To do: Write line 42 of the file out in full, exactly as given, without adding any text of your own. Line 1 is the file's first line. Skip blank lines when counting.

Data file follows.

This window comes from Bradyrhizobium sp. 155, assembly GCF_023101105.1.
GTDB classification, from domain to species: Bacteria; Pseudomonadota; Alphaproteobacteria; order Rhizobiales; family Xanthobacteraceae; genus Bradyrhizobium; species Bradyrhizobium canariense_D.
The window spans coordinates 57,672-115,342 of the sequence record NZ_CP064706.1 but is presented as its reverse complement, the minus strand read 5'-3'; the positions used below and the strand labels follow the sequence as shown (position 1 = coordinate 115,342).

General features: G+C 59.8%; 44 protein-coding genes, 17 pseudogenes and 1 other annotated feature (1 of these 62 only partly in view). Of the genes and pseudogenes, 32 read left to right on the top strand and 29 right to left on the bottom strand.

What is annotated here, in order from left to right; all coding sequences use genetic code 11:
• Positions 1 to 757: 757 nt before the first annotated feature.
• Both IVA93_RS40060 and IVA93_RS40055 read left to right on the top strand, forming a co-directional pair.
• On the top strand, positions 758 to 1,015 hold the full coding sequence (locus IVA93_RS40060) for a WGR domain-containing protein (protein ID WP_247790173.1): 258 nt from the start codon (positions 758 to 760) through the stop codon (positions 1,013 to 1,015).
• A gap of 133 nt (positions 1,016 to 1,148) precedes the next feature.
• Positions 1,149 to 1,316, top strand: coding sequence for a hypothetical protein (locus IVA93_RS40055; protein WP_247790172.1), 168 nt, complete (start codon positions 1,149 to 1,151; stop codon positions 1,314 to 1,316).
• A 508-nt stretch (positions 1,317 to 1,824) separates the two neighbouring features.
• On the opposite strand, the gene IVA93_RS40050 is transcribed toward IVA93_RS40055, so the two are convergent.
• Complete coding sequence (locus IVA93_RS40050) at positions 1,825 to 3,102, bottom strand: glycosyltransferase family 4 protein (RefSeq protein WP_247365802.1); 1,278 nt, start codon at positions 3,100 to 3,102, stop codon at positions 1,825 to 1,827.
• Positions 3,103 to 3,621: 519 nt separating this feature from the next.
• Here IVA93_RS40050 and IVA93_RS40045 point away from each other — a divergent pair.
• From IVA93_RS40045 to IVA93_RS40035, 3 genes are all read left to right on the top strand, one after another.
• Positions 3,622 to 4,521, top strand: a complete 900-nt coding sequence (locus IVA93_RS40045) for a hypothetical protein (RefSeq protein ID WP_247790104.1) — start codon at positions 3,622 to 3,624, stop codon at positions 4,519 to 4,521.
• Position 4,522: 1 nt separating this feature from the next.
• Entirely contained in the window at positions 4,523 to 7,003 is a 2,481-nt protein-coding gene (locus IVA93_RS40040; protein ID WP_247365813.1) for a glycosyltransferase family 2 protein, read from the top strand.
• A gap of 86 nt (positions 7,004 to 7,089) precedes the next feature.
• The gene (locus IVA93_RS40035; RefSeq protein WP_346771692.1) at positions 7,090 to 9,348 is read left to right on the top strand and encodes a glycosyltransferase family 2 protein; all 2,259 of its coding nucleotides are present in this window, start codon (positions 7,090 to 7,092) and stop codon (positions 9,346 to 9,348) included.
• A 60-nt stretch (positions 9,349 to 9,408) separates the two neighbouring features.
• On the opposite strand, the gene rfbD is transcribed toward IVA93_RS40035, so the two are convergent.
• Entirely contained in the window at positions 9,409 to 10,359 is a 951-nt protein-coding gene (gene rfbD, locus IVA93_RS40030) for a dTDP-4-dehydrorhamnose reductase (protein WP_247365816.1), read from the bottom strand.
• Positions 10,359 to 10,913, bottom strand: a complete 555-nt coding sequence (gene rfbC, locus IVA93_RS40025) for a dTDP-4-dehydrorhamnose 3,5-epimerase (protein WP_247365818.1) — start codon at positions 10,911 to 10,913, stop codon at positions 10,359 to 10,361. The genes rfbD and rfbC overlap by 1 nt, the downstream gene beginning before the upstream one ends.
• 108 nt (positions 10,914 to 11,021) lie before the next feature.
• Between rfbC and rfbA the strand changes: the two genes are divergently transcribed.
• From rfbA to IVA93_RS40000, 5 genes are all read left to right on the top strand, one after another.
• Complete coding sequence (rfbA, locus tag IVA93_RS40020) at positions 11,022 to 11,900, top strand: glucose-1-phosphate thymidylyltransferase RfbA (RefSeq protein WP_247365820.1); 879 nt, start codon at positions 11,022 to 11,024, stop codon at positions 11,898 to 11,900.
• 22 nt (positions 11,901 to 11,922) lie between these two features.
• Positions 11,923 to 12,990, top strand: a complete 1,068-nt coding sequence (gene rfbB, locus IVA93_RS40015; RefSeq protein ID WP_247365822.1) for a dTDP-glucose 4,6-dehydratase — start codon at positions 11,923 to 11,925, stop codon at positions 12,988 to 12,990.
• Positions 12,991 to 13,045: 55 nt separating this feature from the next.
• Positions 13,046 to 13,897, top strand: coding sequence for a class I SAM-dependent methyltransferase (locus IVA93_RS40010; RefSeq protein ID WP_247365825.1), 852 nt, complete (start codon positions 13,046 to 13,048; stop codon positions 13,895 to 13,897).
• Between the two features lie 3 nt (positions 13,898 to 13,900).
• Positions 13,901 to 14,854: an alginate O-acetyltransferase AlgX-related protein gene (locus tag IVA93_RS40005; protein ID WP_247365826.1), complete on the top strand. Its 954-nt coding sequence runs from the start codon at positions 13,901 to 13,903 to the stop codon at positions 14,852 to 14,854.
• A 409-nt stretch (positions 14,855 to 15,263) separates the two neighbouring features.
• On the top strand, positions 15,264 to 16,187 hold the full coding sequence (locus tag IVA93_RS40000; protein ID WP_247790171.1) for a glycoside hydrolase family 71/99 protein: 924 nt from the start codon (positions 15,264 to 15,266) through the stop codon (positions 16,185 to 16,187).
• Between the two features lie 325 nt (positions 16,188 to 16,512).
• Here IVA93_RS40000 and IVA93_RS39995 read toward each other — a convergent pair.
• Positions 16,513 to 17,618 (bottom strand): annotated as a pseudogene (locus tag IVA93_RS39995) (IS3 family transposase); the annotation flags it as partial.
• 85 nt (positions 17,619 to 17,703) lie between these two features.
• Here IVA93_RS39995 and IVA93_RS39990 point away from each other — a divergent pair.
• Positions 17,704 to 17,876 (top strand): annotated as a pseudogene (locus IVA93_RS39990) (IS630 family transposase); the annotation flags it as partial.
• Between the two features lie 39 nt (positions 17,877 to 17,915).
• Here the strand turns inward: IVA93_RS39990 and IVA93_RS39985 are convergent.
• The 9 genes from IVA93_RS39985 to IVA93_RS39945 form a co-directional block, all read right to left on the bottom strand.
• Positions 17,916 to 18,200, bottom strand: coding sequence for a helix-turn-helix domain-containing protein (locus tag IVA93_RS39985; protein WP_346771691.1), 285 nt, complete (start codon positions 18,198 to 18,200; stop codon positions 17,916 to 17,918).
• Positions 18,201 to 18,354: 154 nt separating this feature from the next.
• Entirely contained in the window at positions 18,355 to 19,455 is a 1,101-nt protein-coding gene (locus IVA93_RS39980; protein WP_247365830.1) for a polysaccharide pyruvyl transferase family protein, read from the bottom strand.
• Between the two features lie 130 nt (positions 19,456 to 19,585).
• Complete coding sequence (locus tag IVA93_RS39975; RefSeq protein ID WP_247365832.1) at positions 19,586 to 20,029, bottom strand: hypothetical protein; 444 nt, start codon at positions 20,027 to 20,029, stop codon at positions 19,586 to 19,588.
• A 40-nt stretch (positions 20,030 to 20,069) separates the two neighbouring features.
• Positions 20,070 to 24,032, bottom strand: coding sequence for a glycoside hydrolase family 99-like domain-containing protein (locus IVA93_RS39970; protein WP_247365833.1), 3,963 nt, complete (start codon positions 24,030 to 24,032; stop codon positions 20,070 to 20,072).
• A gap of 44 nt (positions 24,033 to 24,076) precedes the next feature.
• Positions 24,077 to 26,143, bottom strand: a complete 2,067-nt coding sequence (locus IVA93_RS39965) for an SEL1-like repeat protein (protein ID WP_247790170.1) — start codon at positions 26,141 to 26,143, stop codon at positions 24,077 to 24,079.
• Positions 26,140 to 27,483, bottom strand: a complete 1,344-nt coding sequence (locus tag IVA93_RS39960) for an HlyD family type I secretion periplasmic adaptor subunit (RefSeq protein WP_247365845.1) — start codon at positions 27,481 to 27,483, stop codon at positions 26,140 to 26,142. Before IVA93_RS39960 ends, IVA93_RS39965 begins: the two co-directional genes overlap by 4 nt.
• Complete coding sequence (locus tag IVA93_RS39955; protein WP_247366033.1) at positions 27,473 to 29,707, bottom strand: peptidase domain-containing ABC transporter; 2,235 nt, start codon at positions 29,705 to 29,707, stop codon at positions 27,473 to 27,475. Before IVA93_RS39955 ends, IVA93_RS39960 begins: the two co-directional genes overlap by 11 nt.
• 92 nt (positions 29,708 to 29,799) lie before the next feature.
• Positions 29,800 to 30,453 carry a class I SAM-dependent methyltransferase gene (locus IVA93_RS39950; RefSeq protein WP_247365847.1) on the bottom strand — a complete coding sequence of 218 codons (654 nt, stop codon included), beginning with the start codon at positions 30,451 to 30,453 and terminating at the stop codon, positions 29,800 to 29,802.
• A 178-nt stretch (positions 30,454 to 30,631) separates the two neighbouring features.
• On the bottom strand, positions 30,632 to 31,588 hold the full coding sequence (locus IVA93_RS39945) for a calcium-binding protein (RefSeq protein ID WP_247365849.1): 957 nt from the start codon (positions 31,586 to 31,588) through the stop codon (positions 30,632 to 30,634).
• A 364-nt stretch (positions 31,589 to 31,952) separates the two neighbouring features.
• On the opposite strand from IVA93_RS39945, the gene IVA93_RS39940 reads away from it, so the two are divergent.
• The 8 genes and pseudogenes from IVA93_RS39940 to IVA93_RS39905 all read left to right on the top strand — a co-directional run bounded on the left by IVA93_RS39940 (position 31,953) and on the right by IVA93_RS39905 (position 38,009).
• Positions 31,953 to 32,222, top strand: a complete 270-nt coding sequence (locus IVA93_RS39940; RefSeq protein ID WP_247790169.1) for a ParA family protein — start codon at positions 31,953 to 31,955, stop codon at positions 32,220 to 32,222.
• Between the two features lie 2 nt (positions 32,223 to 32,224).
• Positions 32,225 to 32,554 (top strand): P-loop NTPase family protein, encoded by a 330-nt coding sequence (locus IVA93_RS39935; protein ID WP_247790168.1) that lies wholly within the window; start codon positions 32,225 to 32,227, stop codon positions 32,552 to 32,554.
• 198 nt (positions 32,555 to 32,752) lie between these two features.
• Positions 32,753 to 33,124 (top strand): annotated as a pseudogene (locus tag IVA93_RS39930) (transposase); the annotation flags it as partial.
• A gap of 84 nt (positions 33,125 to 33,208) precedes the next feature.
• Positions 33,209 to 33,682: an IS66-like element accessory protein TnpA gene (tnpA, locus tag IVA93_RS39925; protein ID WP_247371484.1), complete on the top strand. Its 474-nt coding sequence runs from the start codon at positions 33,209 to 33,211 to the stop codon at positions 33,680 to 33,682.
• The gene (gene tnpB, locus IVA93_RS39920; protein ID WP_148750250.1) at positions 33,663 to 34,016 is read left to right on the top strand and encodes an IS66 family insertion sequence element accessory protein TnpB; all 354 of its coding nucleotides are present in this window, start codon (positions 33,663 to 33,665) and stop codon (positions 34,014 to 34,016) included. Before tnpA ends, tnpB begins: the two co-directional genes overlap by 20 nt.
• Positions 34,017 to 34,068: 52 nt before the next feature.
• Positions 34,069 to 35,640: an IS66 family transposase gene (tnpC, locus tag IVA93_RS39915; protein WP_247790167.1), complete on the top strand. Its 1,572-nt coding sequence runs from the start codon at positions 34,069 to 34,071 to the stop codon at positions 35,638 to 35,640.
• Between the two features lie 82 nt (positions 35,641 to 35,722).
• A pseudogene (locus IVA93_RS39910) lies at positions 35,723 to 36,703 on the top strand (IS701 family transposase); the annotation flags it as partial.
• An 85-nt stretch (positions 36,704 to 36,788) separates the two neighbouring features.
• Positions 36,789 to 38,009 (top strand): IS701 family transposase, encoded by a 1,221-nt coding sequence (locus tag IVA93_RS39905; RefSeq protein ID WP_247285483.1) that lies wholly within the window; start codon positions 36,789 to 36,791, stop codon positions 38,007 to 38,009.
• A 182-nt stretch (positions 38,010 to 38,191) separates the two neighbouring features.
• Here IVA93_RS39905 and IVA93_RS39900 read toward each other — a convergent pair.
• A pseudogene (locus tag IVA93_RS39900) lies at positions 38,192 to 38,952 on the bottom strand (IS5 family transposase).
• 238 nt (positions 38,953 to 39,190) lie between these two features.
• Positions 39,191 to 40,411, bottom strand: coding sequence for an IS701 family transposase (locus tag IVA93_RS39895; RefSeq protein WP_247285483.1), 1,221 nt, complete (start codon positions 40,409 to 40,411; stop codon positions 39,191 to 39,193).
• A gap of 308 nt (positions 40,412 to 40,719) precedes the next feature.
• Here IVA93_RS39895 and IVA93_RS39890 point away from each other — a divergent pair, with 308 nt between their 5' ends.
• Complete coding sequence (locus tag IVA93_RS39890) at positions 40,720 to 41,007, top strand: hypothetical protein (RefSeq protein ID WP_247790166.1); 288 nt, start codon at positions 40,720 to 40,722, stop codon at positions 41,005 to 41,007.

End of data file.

• Here IVA93_RS39995 and IVA93_RS39990 point away from each other — a divergent pair.